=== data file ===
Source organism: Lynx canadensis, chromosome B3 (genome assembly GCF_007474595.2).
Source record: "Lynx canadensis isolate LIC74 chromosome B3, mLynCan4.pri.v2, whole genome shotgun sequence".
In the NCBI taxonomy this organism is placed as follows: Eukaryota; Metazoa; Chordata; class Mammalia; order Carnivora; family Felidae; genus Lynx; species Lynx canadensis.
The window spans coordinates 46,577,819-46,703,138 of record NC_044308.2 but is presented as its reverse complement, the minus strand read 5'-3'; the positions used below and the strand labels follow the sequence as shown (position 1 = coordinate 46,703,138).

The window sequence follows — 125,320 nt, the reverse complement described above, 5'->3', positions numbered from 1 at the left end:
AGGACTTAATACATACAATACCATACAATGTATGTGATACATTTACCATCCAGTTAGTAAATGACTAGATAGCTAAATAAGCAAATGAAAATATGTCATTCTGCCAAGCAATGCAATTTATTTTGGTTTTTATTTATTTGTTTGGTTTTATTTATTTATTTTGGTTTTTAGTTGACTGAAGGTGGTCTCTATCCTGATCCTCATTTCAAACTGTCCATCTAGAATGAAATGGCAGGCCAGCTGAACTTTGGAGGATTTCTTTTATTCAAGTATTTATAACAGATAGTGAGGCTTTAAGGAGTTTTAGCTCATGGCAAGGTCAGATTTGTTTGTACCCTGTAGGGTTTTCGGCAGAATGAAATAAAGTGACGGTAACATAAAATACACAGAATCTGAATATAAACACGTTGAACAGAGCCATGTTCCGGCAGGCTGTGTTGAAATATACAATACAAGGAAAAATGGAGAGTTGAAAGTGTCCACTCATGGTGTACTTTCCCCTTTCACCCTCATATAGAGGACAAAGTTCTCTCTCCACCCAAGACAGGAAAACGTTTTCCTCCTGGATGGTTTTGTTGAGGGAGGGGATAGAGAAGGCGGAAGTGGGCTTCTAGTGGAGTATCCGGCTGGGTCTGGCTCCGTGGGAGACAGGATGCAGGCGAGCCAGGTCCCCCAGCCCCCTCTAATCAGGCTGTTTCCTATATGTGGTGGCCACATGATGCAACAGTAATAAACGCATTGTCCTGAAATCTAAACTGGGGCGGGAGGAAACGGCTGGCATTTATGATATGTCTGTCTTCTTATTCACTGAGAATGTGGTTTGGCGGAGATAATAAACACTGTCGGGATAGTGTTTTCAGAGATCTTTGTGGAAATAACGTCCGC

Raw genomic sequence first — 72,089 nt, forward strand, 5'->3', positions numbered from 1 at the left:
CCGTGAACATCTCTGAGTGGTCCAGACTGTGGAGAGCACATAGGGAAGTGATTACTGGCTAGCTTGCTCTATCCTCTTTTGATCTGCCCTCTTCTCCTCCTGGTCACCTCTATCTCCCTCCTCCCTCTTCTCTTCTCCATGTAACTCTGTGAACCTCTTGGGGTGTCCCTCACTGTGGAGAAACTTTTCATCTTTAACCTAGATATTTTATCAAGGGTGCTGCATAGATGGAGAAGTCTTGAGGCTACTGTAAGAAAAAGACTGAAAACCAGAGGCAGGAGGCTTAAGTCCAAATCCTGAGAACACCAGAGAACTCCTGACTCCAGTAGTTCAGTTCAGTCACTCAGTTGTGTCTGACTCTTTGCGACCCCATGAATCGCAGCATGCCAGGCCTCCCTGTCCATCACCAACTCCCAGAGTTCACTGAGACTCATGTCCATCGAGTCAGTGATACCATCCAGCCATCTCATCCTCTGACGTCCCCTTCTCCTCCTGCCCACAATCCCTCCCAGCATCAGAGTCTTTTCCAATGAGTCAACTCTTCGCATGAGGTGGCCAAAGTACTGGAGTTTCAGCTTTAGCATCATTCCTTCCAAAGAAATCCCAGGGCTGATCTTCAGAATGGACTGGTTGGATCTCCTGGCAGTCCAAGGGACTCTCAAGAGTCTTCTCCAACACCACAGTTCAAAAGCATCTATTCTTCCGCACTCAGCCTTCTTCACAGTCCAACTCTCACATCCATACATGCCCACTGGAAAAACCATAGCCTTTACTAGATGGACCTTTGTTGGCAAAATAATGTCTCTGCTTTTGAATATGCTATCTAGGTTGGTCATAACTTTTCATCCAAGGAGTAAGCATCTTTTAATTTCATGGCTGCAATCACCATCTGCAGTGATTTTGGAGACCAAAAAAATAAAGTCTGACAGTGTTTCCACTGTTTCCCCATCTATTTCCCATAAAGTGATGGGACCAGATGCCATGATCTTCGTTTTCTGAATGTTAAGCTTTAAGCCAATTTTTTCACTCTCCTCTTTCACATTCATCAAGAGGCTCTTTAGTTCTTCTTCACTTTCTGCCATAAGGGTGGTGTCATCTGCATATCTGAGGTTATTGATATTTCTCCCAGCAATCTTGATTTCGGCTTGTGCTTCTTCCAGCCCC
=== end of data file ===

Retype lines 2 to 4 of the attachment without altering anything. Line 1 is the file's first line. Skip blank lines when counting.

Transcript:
Source record: "Lynx canadensis isolate LIC74 chromosome B3, mLynCan4.pri.v2, whole genome shotgun sequence".
In the NCBI taxonomy this organism is placed as follows: Eukaryota; Metazoa; Chordata; class Mammalia; order Carnivora; family Felidae; genus Lynx; species Lynx canadensis.
The window spans coordinates 46,577,819-46,703,138 of record NC_044308.2 but is presented as its reverse complement, the minus strand read 5'-3'; the positions used below and the strand labels follow the sequence as shown (position 1 = coordinate 46,703,138).